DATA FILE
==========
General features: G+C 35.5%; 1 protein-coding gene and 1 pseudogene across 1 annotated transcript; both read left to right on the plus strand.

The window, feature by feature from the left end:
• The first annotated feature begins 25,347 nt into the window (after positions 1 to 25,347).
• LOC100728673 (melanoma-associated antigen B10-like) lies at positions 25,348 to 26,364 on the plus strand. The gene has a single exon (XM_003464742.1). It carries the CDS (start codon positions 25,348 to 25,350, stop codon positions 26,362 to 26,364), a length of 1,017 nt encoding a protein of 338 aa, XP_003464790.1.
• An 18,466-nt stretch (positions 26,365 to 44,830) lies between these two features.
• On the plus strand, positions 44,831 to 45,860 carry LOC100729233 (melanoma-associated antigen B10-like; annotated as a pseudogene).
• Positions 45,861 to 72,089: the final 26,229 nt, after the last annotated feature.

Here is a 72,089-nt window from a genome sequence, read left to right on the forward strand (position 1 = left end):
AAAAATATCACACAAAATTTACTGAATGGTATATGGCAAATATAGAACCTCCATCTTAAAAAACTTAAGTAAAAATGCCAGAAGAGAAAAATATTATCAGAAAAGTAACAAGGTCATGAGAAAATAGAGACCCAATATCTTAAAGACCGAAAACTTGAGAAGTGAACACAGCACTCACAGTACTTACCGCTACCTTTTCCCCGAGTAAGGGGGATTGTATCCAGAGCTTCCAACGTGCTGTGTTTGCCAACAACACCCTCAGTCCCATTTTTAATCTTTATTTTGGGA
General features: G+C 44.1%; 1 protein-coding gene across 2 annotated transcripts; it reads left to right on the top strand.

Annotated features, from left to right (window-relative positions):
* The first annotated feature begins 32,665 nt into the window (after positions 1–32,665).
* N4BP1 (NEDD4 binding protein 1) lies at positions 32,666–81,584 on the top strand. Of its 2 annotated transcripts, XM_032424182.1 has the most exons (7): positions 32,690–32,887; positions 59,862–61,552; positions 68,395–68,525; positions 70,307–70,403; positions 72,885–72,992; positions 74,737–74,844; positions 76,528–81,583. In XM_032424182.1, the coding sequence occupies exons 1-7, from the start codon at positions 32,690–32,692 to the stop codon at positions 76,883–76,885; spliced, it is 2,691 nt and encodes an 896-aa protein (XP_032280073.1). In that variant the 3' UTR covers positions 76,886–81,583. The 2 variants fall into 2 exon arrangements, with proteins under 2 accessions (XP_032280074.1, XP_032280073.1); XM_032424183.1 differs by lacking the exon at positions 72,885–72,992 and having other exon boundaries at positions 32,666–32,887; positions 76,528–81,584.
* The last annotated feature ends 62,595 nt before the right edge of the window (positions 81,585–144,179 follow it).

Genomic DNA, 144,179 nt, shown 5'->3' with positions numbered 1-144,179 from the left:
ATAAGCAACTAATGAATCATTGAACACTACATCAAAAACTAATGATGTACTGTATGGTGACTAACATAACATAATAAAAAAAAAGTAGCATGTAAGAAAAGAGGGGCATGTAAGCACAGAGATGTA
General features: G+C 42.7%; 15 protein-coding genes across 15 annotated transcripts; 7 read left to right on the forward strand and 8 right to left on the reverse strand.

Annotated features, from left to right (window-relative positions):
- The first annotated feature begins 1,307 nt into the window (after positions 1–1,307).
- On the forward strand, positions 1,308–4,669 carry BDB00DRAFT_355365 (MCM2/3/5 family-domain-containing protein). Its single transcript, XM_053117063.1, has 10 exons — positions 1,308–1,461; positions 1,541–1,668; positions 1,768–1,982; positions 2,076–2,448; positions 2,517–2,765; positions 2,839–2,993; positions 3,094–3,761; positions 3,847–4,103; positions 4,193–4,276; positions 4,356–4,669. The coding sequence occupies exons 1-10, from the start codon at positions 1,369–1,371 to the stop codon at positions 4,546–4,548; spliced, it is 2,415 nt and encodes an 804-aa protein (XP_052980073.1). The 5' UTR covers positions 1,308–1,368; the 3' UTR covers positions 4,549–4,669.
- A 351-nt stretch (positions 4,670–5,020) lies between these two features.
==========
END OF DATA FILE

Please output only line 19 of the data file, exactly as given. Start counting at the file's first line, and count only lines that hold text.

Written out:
- The first annotated feature begins 1,307 nt into the window (after positions 1–1,307).